Should Aston Villa resist bid at all costs?

The prospect of losing both James Milner and Ashley Young is inconceivable for Aston Villa fans. But it remains a feasible circumstance, especially in the former’s case, as Manchester City have made no secret of their desire, and interest in Young has been a quiet ever present since his PFA young player of the year award in 2009.

Manchester City’s recent raid has resulted in high calibre signings: Jerome Boateng, Yaya Toure, and David Silva certainly add the necessary quality to a team that came so close to the Champions League last season. With their ability to out-muscle any bidder, offer staggering salaries, and point to their recent acquisitions as proof of progress it appears the writing is definitely on the wall for Aston Villa and James Milner:

“Eventually if players do want to leave the football club, or any football club for that matter, then it becomes more difficult than ever before. But what I will say is we have a better chance of performing in the manner in which we did last season if we could keep the best players and James Milner comes into that equation.” –Martin O’Neill

It’s obvious that keeping your best performer is key to any success but the protracted Gareth Barry transfer saga of 2008 and 2009 seems set to repeat itself; this time with a younger, perhaps more talented, protagonist. What are Villa’s options should Manchester City improve on the (reported) £20m offer tabled before the World Cup? Well, they can refuse to sell Milner for any fee. Or they can hold tight and demand a truly ludicrous amount of money for his transfer. Or, and this may represent the smartest option, they can barter a deal involving one (or more) of City’s players plus a fee in return for him.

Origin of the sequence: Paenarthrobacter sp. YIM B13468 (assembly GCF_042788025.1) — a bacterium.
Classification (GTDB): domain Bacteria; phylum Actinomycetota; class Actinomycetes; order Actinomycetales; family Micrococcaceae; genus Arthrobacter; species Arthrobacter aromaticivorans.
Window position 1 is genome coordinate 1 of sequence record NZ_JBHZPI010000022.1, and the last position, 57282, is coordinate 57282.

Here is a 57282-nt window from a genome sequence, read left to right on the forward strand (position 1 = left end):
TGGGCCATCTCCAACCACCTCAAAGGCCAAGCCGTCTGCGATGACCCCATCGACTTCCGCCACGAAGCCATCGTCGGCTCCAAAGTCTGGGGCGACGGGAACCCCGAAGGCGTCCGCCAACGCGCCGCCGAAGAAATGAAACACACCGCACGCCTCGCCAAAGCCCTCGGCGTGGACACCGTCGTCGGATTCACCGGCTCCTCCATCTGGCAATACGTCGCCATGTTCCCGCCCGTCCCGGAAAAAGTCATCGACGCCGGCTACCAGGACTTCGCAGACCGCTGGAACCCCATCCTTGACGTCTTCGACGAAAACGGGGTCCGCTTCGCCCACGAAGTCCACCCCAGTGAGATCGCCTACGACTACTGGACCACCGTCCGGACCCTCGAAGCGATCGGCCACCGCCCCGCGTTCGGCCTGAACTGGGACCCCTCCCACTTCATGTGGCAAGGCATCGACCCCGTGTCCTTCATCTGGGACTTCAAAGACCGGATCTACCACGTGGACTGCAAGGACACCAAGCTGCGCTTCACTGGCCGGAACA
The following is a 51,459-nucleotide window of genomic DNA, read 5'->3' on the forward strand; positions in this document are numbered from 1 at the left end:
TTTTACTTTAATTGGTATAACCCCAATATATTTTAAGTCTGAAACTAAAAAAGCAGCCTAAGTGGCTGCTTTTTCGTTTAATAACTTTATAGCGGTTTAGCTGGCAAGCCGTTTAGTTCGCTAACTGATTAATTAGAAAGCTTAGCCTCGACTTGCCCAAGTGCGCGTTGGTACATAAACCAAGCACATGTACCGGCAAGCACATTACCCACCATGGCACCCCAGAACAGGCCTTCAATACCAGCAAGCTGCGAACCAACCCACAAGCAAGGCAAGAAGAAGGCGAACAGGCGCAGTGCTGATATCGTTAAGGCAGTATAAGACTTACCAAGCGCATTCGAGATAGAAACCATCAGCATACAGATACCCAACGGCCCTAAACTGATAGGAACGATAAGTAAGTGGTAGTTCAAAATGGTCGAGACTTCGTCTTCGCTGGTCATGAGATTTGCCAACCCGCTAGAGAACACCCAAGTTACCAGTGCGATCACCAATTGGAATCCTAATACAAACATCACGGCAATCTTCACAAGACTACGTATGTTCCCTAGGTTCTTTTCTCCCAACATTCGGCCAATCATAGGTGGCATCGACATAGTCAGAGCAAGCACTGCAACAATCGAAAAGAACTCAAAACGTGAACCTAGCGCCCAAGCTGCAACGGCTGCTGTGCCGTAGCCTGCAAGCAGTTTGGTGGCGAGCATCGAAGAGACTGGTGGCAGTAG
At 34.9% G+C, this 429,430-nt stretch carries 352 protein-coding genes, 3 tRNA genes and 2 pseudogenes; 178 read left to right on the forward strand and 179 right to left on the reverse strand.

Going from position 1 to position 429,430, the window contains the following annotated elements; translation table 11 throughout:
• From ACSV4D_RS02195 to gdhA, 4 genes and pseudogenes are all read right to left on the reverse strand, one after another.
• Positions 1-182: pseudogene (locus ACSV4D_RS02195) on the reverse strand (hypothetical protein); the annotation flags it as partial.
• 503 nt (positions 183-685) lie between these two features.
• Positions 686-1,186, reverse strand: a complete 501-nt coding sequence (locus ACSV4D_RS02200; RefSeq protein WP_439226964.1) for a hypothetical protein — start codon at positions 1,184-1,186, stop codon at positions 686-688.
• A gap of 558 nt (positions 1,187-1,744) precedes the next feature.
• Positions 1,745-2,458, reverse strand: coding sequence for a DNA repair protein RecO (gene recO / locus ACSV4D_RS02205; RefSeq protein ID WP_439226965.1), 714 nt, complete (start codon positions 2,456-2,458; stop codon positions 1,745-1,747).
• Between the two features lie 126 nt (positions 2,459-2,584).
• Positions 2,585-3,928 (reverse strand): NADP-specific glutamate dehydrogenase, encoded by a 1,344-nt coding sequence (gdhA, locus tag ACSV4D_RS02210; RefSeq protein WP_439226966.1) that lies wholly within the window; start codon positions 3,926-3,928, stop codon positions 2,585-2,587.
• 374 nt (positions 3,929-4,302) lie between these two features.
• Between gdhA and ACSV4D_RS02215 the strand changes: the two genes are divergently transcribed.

The reason I say it may represent a smarter option is because City have the likes of Craig Bellamy, Stephen Ireland, and Joe Hart all likely to miss out on regular first team football this term. Both Bellamy and Ireland possess the kind of qualities that could see Villa’s squad improved; Bellamy’s pace and versatility in attack coupled with Ireland’s guile in central midfield would complement the fast paced counter attacking play Villa produce.

Keeping Ashley Young for at least one more season should provide an easier task as, at 25, he still has time to mature before overtures from, for example, a Champions League team become difficult to ignore. At Villa he is afforded the consistent playing time that all players thrive off and, equally importantly, within a system that is geared toward his strengths – the smart option is another year at a club that has developed him for four years and who he could, potentially, help to progress even further.

Needless to say that losing both players will be disastrous but there is still a chance for progress should only Milner (and it seems likely judging by O Neill’s words) leave with the opportunity to poach one or more of City’s out of favour players.

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